Human Behavioral Ecology
Human society is sometimes seen as the most sophisticated system where social factors are more influential than biological, genetic, or environmental. Nevertheless, a deep analysis of the sexual behavior of humans shows that social norms are often based on certain biological and environmental peculiarities. It is possible to state that there are certain universal differences between females’ and males’ needs across cultures.
We will write a custom Essay on Human Sexual Behavioral Ecology and Social Norms specifically for you
301 certified writers online
One of the major traits is males’ focus on mating and females’ focus on parenting although the opposite distribution of roles is not rare (Low 46). In the vast majority of cultures, females are regarded as major caregivers for their offspring while males may invest less time in the parental effort and spend more time searching for mates. This behavior pattern is determined by the biological peculiarities of sexes as females have the necessary features enabling them to feed and care for their children.
Males are more fit to engage in reproduction rather than parenting. For instance, males are more easily aroused sexually when they see a new mate as compared to females (Mattison “Lecture 13 – Mate Preferences”). These roles can vary across cultures, but they are universal for the vast majority of societies.
Another peculiarity found across cultures is associated with multiple mating. In the vast majority of cultures, both sexes may have multiple partners (Scelza 267). In many mammals, monogamy is not rare, but polygamy increases the effectiveness of the reproductive effort. In simple terms, having multiple partners increases the fitness of offspring. In human society, one marriage is often regarded as a norm or even an idea.
Interestingly, males can have several wives in some cultures while females are expected to have only one mate during their life. Historically, this cultural peculiarity has been determined by the environment as scarce resources have made females dependent on males (Low 36). However, remarriage, premarital sex, and divorce are often accepted in the vast majority of cultures. Even in the Middle East where females tend to marry once there are different cases when women can divorce and remarry.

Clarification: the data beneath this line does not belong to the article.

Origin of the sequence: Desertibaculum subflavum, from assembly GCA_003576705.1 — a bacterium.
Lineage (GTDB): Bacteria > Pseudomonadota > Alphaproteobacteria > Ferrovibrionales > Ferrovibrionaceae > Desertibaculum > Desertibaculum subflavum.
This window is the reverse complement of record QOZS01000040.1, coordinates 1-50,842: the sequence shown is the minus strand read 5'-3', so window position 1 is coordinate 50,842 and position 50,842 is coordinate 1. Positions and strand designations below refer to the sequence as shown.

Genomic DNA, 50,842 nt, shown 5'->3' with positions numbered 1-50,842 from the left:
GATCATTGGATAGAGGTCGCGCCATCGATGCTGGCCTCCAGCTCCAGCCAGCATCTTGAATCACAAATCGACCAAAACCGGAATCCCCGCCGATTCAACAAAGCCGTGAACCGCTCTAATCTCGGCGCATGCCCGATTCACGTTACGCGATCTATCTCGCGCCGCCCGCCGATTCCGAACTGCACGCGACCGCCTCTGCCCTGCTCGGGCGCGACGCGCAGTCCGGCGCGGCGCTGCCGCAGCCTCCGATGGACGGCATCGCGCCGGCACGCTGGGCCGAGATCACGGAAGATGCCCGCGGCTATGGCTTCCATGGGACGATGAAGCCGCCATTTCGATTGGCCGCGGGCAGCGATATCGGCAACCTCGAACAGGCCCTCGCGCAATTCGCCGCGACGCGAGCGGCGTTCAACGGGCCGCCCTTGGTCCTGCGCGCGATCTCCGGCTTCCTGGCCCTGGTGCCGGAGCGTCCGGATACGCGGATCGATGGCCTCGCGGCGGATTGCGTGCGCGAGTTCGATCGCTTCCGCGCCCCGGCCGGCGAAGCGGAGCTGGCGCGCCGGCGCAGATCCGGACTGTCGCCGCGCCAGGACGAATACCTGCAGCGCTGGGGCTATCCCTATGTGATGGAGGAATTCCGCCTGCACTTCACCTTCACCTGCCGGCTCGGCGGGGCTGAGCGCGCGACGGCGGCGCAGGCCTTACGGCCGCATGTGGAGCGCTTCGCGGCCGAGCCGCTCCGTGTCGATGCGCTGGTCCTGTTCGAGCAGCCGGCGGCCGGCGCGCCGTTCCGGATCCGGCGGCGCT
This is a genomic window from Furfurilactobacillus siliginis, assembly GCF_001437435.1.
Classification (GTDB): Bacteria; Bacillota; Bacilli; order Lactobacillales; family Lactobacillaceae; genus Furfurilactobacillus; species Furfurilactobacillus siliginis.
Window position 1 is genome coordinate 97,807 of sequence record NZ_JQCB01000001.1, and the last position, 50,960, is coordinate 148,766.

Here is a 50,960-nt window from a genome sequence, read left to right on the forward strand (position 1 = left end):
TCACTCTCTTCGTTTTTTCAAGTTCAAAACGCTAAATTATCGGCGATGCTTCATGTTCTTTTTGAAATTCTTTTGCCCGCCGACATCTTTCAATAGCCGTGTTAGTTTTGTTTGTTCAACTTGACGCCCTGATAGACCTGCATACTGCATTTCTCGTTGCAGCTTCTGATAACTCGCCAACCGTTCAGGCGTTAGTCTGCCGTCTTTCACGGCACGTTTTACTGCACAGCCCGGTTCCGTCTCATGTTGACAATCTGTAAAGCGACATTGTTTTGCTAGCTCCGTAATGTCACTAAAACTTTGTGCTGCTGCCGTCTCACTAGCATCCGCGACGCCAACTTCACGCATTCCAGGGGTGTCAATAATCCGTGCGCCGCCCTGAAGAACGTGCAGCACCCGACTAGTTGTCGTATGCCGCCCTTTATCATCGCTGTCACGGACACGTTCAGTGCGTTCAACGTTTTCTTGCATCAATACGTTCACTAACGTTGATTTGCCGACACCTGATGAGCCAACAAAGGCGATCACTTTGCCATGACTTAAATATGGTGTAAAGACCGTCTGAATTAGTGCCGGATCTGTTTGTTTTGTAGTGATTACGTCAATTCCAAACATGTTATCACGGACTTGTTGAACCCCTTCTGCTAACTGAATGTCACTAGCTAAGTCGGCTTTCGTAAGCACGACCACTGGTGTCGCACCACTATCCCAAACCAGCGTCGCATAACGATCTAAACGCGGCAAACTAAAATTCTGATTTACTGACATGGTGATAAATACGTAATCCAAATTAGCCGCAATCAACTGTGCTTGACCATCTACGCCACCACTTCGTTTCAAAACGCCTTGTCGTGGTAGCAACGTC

Finally, the traits different sexes emphasize in potential partners are also quite universal across cultures. Both sexes seek the fittest to increase the effectiveness of their reproductive effort. Thus, in mammals, females often seek bigger males as they are physically stronger and, hence, more competitive and capable of surviving (Mattison “Lecture 12 – Sexual Selection”). In human society, this trait is also important in many societies.
At that, the ability to provide for the family (having enough resources) is more important for females in the vast majority of societies. The availability of food, proper dwelling, and other resources is emphasized by women. As for males, they tend to choose females who have the physical traits necessary for giving birth and parenting. In simple words, both sexes try to find partners capable of providing for children.
In conclusion, it is necessary to note that human sexual behavior can be regarded as a product of the interaction of genetic, environmental, and social factors. Sexes tend to emphasize quite different traits in potential partners as males seek for females who can give birth to and parent children while females look for those who can produce healthy and fit offspring as well as provide resources. Females are still regarded as major caregivers although the changing environment has started shaping sex roles in many societies.
Low, Bobbi S. Why Sex Matters: A Darwinian Look at Human Behavior. Princeton University Press, 2015.
Mattison, Siobhán. “Lecture 12 – Sexual Selection.” Anthropology 360. UNM, Albuquerque. 2017. Web.
—. “Lecture 13 – Mate Preferences.” Anthropology 360. UNM, Albuquerque. 2017. Web.
Scelza, Brooke A. “Choosy but not Chaste: Multiple Mating in Human Females.” Evolutionary Anthropology, vol. 22, no. 1, 2013, pp. 259-269.